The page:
Beyond the Quest for Certainty

Article excerpt

In 1929 the great American philosopher John Dewey published a book called The Quest for Certainty. It was one of his greatest works, but he was a thinker so out of step with prevailing ideas that few people could even understand his message--much less accept it.

Dewey concluded that most of the problems of society during the nineteenth and twentieth centuries stemmed from the colossal failure of philosophy. He claimed that philosophers had forsaken their responsibility to explain the findings of science as they came to light, and to provide leadership in the continuous forging of a world view compatible with those findings--that they had, instead, lost themselves in the "quest for certainty." The result was that much of the intellectual progress of the Enlightenment era stagnated and even regressed with the reemergence of a belief system that, once again, divided the world in two.

Dewey showed how Emmanuel Kant's "second Copernican revolution" adversely affected the cultural progress sparked by the first one. Thanks to the work of Copernicus and others, the empirical approach to knowing had begun to replace the old axiom-based, deductive science of the Scholastics. However, Kant's transcendentalism reversed that trend. In an effort to reinstate the concept of an isolated domain of immutable substance discoverable by science, Kant produced a model that effectively separated the knowing mind --and the "phenomena" accessible to that mind--from what he considered to be the essentially unpredictable, unconditioned domain of moral choice and action. He succeeded in reviving the older "mind-matter" dualism of Descartes, in updated form. Cartesian dualism had, in its turn, breathed new life into that which had been so long-entrenched in Western culture by the enduring theories of Plato and Aristotle. David Hume's monism--and, with it, his insight about the inevitably uncertain nature of human beliefs--was buried for at least another two centuries in the wholesale rush instigated by Kant to resume the age-old "quest for certainty."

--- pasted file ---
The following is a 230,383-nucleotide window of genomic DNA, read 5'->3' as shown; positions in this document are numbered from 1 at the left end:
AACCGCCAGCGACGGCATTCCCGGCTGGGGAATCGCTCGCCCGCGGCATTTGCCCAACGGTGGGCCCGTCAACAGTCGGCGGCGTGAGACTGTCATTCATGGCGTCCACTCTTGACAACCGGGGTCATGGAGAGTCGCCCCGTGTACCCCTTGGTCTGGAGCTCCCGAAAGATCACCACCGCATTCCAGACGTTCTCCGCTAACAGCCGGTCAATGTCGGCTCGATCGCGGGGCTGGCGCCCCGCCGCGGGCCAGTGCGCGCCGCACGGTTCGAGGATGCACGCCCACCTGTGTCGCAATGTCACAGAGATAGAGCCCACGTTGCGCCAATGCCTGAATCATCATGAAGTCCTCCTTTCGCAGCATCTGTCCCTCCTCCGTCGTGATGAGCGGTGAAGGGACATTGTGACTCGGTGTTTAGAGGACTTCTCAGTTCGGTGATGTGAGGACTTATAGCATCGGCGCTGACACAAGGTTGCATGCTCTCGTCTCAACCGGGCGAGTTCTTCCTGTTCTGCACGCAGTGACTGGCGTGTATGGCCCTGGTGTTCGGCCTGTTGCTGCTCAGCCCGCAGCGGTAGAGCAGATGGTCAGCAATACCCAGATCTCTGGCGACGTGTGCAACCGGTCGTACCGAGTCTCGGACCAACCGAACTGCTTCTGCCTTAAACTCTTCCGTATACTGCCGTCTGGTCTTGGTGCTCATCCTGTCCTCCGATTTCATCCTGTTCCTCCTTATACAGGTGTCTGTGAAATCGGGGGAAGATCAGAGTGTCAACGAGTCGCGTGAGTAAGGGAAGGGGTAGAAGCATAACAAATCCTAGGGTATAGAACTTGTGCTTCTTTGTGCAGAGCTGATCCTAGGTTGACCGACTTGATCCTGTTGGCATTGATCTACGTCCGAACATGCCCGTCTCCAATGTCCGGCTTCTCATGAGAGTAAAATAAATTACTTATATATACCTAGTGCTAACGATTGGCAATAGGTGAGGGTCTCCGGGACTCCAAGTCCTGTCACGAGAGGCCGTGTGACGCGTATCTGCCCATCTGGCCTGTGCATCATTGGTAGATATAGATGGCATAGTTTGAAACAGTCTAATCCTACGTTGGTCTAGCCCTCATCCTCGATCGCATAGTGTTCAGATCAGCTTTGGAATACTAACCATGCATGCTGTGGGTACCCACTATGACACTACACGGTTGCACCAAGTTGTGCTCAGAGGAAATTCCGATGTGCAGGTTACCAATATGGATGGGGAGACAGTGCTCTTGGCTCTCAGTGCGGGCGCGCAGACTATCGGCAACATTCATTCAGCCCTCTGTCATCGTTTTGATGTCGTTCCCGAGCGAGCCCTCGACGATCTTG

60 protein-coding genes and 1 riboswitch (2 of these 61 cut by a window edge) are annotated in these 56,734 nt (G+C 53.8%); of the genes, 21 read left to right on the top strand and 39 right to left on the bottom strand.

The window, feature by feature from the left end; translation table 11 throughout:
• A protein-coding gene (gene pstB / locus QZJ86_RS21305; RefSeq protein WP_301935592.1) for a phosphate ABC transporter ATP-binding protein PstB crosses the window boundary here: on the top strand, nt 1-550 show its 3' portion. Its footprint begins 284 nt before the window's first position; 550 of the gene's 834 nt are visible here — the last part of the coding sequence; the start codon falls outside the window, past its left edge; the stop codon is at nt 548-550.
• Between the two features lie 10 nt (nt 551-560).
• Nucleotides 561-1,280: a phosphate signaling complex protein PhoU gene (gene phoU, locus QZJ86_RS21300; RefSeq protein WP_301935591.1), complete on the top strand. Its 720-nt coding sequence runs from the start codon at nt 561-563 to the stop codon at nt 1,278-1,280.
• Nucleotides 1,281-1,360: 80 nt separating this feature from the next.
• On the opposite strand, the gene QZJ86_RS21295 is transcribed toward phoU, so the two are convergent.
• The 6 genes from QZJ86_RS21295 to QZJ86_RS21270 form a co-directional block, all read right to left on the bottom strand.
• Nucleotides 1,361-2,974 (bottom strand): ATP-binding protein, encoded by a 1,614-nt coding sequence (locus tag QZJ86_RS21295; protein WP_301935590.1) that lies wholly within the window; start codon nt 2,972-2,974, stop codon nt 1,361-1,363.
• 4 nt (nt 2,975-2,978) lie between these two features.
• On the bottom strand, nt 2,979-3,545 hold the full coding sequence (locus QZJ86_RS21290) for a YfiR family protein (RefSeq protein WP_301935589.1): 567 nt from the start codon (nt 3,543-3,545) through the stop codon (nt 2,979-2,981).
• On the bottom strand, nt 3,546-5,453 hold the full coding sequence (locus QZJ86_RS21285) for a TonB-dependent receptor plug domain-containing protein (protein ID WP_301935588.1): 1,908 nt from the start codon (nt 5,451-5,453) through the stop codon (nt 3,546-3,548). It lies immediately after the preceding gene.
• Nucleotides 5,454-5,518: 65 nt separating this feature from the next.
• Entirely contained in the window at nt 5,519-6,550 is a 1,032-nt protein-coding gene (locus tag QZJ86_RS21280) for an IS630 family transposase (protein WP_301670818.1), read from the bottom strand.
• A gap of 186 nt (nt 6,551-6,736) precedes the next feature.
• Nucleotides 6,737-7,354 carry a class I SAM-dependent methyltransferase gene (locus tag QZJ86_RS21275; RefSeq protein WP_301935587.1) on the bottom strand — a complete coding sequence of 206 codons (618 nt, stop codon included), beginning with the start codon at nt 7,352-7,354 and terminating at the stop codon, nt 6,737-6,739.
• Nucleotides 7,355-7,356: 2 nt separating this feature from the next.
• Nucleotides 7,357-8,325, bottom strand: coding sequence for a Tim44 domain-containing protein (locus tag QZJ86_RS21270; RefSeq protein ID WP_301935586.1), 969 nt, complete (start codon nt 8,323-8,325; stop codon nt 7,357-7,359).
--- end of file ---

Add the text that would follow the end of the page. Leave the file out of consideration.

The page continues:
According to Dewey, a major reason why Kant's explanations were so universally welcomed and have dominated our culture for so long was that they provided a means of reconciling religion and science. These explanations made it possible to view science and supernaturally based religion as mutually compatible. They glorified and rendered absolute the "knowing mind"--with its supposedly innate categories of logical thought for analyzing and classifying the "mechanistic" physical surroundings. Kant's explanations also succeeded in isolating that mind and its reasoning capacity from the presumed mystery characterizing the other defining aspect of human beings: their nature as autonomous "agents of morality" within a supersensual and indeterminate "realm of change." Altogether, Kant provided a world view within which science was itself a quest for certainty --but a quest appropriate only for "the inherently rational and immutable domain of material substance." As for that realm of change for which the methods of science are not applicable, humans were advised to rely on faith in metaphysical explanations, with their promise of escape from uncertainty through the soul's ultimate connection to a realm of perfect being.

All the major nineteenth-century versions of rationalistic realism and romantic idealism--including an American transcendentalism popularized by Ralph Waldo Emerson--built upon Kant's ideas. But then along came Charles Darwin, with his theory of natural selection, and this threatened to upset the applecart. Unless, that is, evolution could be restricted to what had been neatly categorized as the material domain which, alone, was considered open to logical analysis and thus discoverable through scientific research.

For well over a century we have witnessed a battle, virtually to the death, to fence off psychological, anthropological, and sociological studies from that remarkable ordering paradigm now providing the very foundation for our understanding of all living things. …